As the wind and rain rattle my little house and threaten to tear off my siding, I find myself hunkering down and focusing on the short, disrupted school calendar set before me. The next six weeks offer timely breaks, but also demand careful planning. Kids are often gone physically and mentally. Nonetheless, I have curricular goals to meet. Once this rain turns to snow, the challenge increases exponentially. Before I can truly move myself into this next phase, I reflect on the pieces of my year that have fallen into place thus far, and I find myself quite thankful.
"Please" and "thank you" are words that I have been taught to use by my mother, but when life gets busy, I find myself uttering them less and less. We Gervais children, though well educated, are all a bit rough around the edges, but we can come up big when we need to.
At one of our last Thanksgiving dinners as a complete family, with seven of the eight chairs filled, we waited for our mom to sit down and say the blessing. She came in with eight baby loaves of bread and gave one to each of us. She explained that she wanted to try something a little different that year. She wanted each of us to focus on the bread and give thanks for something out loud. My mom broke tradition, and she caught the seven of us off guard.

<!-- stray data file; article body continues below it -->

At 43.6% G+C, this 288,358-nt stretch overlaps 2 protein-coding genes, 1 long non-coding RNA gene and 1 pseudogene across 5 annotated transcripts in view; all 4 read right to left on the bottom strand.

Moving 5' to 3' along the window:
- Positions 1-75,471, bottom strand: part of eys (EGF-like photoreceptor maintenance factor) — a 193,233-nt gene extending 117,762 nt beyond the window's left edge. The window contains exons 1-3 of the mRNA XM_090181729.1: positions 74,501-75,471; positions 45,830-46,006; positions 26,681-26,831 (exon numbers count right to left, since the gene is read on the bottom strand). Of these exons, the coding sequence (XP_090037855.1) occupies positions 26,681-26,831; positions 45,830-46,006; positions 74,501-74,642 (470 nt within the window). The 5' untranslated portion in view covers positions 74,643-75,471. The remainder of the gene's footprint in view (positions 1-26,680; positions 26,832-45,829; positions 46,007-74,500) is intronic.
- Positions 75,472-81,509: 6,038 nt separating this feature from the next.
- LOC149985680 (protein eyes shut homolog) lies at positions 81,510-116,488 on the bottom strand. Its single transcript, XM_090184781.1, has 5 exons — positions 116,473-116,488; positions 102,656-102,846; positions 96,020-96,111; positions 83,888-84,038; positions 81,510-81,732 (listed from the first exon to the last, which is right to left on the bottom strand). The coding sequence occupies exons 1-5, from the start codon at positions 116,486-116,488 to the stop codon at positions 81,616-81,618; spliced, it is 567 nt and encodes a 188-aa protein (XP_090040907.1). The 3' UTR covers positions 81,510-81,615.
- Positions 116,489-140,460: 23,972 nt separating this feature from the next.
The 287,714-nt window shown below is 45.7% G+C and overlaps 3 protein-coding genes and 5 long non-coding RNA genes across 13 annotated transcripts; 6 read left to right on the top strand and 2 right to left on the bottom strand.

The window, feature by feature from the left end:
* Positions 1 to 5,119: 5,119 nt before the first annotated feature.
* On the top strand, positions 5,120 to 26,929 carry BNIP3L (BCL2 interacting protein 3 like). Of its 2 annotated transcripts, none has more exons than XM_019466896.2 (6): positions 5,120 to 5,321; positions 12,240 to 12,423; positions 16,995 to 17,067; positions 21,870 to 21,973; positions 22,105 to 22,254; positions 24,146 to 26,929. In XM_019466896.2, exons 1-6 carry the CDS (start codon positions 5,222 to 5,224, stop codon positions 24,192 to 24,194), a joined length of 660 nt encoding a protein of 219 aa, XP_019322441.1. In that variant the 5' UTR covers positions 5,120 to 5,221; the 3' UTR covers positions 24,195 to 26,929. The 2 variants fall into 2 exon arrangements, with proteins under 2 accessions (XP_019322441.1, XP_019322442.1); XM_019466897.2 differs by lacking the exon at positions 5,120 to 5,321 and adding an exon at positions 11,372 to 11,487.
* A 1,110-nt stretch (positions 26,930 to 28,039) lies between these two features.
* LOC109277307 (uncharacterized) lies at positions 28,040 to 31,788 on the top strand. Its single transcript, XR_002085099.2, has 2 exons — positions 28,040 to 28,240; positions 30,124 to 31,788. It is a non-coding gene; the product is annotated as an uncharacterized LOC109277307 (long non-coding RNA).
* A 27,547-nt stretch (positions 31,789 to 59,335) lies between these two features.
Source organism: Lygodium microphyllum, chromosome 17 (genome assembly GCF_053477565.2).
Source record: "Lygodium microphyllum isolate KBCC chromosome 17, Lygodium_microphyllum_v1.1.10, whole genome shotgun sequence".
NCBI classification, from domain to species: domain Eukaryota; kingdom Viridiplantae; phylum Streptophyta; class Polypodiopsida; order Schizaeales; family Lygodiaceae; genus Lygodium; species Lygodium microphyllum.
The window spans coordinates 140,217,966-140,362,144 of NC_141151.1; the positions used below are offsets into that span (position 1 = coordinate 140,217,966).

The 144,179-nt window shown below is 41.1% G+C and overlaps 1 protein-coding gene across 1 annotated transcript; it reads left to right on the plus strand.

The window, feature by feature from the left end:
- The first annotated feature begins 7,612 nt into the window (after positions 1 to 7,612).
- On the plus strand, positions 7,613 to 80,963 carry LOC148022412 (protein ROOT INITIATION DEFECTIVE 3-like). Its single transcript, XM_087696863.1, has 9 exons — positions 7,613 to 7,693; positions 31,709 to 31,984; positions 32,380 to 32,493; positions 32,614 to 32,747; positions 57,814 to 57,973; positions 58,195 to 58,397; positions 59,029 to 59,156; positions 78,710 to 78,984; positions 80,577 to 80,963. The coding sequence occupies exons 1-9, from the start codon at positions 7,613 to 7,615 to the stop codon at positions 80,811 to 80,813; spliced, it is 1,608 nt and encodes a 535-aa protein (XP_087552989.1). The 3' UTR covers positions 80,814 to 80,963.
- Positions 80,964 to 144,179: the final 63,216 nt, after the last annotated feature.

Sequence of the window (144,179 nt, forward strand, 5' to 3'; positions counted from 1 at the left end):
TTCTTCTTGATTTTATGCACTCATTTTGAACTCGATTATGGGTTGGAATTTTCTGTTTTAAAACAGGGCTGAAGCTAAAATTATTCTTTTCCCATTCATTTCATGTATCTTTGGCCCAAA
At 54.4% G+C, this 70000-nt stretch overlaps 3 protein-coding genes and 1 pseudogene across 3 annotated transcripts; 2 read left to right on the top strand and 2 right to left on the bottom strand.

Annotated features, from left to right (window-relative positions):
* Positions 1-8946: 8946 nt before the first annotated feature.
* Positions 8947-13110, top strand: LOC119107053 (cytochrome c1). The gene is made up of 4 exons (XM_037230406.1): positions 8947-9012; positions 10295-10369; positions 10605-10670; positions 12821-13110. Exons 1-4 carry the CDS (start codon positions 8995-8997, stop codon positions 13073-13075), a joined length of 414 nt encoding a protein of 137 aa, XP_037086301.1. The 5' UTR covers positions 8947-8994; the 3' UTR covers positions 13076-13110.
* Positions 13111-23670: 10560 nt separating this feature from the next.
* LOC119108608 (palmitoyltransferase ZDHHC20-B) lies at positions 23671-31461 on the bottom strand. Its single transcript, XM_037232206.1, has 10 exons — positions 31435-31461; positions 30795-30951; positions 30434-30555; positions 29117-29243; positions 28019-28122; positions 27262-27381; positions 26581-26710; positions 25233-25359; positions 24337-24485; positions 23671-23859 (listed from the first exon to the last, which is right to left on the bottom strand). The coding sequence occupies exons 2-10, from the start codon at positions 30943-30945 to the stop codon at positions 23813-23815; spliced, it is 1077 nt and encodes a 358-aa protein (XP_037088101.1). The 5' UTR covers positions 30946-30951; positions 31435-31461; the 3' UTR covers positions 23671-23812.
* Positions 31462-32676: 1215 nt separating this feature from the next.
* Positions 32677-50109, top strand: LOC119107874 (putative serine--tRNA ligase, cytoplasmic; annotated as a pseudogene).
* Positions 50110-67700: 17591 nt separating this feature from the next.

Though devout in her religious beliefs, none of her brood shared her devotions. Nevertheless, strong in her convictions, my mom took the time to plan a touchy-feelie moment, and we could tell that she was dead serious about getting our attention. Our jaws dropped, but we all fell into line. No tears were shed. Then we chowed down. Nothing more was said about being thankful. My mom had made her gesture.
From time to time I still think of that little loaf of bread and my mom's lesson to us, her unruly children. She wanted us to realize how lucky we were to not only have the meal before us, but also to have our active lives. Growing up on a farm with parents who lived through the Great Depression, my mother didn't have the opportunities we all had before us. Our diverse interests kept her running ragged with little time to herself and, none of us seemed as appreciative as perhaps we should have been.
My 165 students run me ragged everyday. In general, it is a good kind of ragged. I nap most afternoons, just to recover. I think of that little loaf of bread now and focus on my good fortune. I have had a wonderful start to the school year. I am thankful for so many reasons, but I will share with you just a few.
I am thankful that I laugh every day. My students are funny, alive, curious and diverse. Though I have an elevated number of students to greet and get to know, my students show up ready to learn. Behavior problems, in general, have been more due to over-excitement than lack of interest. My students bring good energy into my life at the same rate they seem to take energy from me. Most of all my students inspire me to do a better job. Their enthusiasm inspires me to dream up challenging activities and be creative in my daily work. I am thankful to them all.
Mostly, I am thankful to my mom for taking a risk in front of her tough audience. She was my role model as a young woman. She is still my touchstone and my inspiration for being a better person.
Mary-Lou Gervais is a math teacher at Juneau-Douglas High School.
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